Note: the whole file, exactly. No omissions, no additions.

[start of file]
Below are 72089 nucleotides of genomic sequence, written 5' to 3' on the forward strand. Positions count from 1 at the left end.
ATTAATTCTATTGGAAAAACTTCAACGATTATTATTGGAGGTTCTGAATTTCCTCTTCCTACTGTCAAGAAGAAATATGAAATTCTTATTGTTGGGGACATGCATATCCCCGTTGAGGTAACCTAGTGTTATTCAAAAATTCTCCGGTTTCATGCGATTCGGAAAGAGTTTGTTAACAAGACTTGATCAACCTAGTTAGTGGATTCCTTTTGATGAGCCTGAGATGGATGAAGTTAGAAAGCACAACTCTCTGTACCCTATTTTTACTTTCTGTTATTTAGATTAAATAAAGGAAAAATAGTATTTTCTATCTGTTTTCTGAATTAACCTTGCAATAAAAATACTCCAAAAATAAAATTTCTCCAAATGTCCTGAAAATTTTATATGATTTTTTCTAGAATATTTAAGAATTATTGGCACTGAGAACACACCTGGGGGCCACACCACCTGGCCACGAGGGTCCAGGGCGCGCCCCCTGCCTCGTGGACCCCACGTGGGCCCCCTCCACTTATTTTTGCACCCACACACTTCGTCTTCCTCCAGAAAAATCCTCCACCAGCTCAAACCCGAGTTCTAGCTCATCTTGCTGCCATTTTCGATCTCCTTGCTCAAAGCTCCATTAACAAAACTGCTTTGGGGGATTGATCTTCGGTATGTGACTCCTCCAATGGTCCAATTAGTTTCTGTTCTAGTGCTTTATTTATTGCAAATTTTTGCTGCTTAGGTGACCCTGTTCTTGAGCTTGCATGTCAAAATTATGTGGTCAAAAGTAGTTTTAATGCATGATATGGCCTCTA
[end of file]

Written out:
Below are 72089 nucleotides of genomic sequence, written 5' to 3' on the forward strand. Positions count from 1 at the left end.
ATTAATTCTATTGGAAAAACTTCAACGATTATTATTGGAGGTTCTGAATTTCCTCTTCCTACTGTCAAGAAGAAATATGAAATTCTTATTGTTGGGGACATGCATATCCCCGTTGAGGTAACCTAGTGTTATTCAAAAATTCTCCGGTTTCATGCGATTCGGAAAGAGTTTGTTAACAAGACTTGATCAACCTAGTTAGTGGATTCCTTTTGATGAGCCTGAGATGGATGAAGTTAGAAAGCACAACTCTCTGTACCCTATTTTTACTTTCTGTTATTTAGATTAAATAAAGGAAAAATAGTATTTTCTATCTGTTTTCTGAATTAACCTTGCAATAAAAATACTCCAAAAATAAAATTTCTCCAAATGTCCTGAAAATTTTATATGATTTTTTCTAGAATATTTAAGAATTATTGGCACTGAGAACACACCTGGGGGCCACACCACCTGGCCACGAGGGTCCAGGGCGCGCCCCCTGCCTCGTGGACCCCACGTGGGCCCCCTCCACTTATTTTTGCACCCACACACTTCGTCTTCCTCCAGAAAAATCCTCCACCAGCTCAAACCCGAGTTCTAGCTCATCTTGCTGCCATTTTCGATCTCCTTGCTCAAAGCTCCATTAACAAAACTGCTTTGGGGGATTGATCTTCGGTATGTGACTCCTCCAATGGTCCAATTAGTTTCTGTTCTAGTGCTTTATTTATTGCAAATTTTTGCTGCTTAGGTGACCCTGTTCTTGAGCTTGCATGTCAAAATTATGTGGTCAAAAGTAGTTTTAATGCATGATATGGCCTCTA